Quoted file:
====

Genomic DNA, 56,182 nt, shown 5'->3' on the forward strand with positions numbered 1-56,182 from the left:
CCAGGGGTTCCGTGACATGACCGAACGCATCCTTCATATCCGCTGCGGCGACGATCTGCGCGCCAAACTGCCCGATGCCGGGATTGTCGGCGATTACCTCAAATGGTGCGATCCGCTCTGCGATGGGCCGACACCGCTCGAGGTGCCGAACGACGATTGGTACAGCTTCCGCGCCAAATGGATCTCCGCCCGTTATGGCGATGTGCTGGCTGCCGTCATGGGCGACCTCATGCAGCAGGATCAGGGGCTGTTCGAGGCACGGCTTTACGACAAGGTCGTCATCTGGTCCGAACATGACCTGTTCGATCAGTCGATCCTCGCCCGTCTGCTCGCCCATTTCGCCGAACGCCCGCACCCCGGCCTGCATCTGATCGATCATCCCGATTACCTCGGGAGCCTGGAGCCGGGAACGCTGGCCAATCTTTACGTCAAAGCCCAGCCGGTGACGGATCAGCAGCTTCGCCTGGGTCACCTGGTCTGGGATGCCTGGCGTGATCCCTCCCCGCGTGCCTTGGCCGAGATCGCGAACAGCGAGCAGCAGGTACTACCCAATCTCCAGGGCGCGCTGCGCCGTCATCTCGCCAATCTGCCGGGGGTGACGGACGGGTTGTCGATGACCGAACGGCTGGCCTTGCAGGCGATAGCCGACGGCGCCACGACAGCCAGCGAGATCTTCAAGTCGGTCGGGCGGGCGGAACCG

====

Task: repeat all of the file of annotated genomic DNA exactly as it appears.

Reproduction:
Genomic DNA, 56,182 nt, shown 5'->3' on the forward strand with positions numbered 1-56,182 from the left:
CCAGGGGTTCCGTGACATGACCGAACGCATCCTTCATATCCGCTGCGGCGACGATCTGCGCGCCAAACTGCCCGATGCCGGGATTGTCGGCGATTACCTCAAATGGTGCGATCCGCTCTGCGATGGGCCGACACCGCTCGAGGTGCCGAACGACGATTGGTACAGCTTCCGCGCCAAATGGATCTCCGCCCGTTATGGCGATGTGCTGGCTGCCGTCATGGGCGACCTCATGCAGCAGGATCAGGGGCTGTTCGAGGCACGGCTTTACGACAAGGTCGTCATCTGGTCCGAACATGACCTGTTCGATCAGTCGATCCTCGCCCGTCTGCTCGCCCATTTCGCCGAACGCCCGCACCCCGGCCTGCATCTGATCGATCATCCCGATTACCTCGGGAGCCTGGAGCCGGGAACGCTGGCCAATCTTTACGTCAAAGCCCAGCCGGTGACGGATCAGCAGCTTCGCCTGGGTCACCTGGTCTGGGATGCCTGGCGTGATCCCTCCCCGCGTGCCTTGGCCGAGATCGCGAACAGCGAGCAGCAGGTACTACCCAATCTCCAGGGCGCGCTGCGCCGTCATCTCGCCAATCTGCCGGGGGTGACGGACGGGTTGTCGATGACCGAACGGCTGGCCTTGCAGGCGATAGCCGACGGCGCCACGACAGCCAGCGAGATCTTCAAGTCGGTCGGGCGGGCGGAACCG